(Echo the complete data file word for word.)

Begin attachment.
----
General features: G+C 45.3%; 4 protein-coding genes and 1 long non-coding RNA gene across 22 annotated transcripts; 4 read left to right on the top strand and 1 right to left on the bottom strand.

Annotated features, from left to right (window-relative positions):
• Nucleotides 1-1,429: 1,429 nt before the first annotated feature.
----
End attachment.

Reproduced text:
General features: G+C 45.3%; 4 protein-coding genes and 1 long non-coding RNA gene across 22 annotated transcripts; 4 read left to right on the top strand and 1 right to left on the bottom strand.

Annotated features, from left to right (window-relative positions):
• Nucleotides 1-1,429: 1,429 nt before the first annotated feature.